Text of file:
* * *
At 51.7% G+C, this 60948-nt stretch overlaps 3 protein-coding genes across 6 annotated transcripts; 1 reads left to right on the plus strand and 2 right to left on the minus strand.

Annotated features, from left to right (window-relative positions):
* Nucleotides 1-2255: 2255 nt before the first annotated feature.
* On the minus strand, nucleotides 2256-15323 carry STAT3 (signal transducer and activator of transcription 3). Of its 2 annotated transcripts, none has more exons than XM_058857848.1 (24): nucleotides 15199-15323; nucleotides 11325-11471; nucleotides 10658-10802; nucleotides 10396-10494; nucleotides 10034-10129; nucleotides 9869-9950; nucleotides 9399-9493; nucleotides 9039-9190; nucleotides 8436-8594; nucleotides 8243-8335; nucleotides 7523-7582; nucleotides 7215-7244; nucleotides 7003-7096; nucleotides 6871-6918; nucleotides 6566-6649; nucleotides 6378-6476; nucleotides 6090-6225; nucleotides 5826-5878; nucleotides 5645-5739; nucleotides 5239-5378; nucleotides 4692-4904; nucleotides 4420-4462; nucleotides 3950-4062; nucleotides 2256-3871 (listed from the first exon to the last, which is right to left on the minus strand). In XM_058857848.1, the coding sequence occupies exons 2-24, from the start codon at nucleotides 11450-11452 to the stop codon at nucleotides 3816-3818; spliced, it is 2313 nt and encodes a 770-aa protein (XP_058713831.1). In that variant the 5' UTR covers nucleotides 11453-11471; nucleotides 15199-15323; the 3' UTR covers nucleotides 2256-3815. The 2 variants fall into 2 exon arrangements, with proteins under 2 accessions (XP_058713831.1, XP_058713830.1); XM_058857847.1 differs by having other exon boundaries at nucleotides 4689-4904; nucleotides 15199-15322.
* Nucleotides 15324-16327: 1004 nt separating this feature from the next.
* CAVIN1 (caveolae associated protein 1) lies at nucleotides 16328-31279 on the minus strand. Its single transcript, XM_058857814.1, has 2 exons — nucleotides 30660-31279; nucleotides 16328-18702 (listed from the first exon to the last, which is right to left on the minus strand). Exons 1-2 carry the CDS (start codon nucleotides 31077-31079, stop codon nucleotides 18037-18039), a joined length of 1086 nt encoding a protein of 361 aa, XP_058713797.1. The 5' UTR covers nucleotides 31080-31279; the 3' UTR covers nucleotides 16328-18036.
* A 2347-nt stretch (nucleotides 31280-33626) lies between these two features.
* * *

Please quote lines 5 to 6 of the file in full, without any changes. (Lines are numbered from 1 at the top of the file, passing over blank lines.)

* Nucleotides 15324-16327: 1004 nt separating this feature from the next.
* CAVIN1 (caveolae associated protein 1) lies at nucleotides 16328-31279 on the minus strand. Its single transcript, XM_058857814.1, has 2 exons — nucleotides 30660-31279; nucleotides 16328-18702 (listed from the first exon to the last, which is right to left on the minus strand). Exons 1-2 carry the CDS (start codon nucleotides 31077-31079, stop codon nucleotides 18037-18039), a joined length of 1086 nt encoding a protein of 361 aa, XP_058713797.1. The 5' UTR covers nucleotides 31080-31279; the 3' UTR covers nucleotides 16328-18036.